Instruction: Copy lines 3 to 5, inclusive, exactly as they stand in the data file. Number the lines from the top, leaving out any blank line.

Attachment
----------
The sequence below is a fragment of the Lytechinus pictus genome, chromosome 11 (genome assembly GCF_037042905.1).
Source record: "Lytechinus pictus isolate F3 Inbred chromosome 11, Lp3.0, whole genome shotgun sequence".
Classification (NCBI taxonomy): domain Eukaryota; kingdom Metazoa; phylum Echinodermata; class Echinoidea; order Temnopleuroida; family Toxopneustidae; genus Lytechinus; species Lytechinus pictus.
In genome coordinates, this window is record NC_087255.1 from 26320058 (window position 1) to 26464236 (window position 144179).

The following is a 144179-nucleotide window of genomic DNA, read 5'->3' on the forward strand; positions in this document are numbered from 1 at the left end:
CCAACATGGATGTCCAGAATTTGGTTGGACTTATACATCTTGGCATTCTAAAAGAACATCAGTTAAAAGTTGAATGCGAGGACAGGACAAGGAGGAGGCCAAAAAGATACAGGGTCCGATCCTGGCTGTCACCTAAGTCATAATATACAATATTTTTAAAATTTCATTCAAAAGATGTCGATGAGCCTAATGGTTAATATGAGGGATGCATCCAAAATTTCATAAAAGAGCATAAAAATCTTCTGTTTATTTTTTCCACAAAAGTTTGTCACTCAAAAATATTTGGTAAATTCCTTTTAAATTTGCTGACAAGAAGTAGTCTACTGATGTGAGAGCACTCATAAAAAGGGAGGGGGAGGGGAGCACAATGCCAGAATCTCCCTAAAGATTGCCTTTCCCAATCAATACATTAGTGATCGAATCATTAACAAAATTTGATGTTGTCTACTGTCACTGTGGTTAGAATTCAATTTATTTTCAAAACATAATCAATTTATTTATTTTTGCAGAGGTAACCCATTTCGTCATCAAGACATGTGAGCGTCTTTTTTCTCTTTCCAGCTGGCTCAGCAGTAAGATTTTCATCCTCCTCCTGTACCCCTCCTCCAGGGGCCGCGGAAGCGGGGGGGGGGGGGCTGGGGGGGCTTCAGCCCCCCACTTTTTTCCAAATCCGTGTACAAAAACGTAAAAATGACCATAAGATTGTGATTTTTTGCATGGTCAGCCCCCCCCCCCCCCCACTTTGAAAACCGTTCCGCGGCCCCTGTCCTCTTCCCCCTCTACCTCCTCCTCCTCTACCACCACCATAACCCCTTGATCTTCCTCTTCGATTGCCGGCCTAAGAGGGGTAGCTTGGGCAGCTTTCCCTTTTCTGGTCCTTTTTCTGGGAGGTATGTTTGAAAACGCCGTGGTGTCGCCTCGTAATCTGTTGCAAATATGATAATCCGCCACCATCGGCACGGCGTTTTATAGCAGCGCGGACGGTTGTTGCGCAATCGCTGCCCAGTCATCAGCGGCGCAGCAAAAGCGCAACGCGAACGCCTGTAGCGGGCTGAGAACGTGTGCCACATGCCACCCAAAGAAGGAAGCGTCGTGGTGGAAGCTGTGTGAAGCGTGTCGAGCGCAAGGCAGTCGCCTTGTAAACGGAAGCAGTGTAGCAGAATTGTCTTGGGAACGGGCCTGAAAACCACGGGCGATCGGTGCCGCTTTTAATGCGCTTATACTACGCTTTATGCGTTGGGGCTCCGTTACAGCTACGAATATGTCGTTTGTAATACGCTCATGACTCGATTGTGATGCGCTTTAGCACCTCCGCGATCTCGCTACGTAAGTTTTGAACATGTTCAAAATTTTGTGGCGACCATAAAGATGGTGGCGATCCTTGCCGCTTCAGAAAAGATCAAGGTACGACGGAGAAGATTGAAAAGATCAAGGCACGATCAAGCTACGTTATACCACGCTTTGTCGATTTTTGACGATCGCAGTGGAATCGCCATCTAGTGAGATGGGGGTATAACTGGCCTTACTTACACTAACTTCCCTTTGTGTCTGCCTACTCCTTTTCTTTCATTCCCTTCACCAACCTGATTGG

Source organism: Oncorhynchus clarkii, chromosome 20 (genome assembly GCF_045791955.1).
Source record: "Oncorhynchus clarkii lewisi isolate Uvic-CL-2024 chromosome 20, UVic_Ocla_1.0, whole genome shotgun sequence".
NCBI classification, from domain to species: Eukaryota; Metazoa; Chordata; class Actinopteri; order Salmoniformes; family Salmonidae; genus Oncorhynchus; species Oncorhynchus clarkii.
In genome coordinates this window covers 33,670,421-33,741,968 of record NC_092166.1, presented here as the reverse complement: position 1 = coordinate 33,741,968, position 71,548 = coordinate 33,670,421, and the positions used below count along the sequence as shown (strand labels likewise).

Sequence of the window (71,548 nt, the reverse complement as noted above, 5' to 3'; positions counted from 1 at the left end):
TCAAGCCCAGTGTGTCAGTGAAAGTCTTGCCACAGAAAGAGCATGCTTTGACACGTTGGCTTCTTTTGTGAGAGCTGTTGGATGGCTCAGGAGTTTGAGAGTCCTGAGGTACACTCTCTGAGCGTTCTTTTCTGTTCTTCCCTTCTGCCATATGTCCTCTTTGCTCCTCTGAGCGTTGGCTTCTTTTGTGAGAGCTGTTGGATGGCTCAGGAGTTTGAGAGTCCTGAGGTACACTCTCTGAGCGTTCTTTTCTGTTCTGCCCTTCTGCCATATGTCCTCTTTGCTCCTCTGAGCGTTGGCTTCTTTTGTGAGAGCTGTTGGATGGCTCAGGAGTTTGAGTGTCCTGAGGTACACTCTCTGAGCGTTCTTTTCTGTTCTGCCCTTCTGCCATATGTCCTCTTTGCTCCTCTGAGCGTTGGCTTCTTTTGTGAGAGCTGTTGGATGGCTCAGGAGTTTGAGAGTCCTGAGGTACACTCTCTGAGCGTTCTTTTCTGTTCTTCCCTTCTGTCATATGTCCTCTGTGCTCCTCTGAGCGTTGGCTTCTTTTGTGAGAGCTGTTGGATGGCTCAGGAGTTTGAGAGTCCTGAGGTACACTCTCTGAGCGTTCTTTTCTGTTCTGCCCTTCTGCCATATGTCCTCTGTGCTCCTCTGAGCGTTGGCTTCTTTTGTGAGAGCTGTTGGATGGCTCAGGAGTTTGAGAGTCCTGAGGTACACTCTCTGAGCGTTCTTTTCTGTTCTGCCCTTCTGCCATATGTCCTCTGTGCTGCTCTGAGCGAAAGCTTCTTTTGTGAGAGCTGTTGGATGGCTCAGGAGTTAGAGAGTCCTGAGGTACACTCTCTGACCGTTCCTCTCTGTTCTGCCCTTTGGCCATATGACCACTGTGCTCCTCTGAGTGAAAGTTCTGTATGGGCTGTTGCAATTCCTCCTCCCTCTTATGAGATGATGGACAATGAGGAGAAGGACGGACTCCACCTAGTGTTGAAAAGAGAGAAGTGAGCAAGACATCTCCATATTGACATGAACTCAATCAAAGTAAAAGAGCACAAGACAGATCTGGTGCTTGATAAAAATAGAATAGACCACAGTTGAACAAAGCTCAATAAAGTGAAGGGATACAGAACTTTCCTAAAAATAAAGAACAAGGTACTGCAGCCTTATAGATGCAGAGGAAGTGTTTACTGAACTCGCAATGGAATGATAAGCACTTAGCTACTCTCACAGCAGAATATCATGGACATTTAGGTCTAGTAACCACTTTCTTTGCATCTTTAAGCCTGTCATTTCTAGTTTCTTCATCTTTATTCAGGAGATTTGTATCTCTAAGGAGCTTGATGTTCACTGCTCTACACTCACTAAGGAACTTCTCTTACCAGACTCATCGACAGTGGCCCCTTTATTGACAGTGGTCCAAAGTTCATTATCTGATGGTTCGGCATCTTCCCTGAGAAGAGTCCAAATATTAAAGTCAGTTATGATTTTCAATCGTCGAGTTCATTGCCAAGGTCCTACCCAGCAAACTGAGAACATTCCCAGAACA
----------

Classification (NCBI taxonomy): domain Eukaryota; kingdom Metazoa; phylum Echinodermata; class Echinoidea; order Temnopleuroida; family Toxopneustidae; genus Lytechinus; species Lytechinus pictus.
In genome coordinates, this window is record NC_087255.1 from 26320058 (window position 1) to 26464236 (window position 144179).

The following is a 144179-nucleotide window of genomic DNA, read 5'->3' on the forward strand; positions in this document are numbered from 1 at the left end: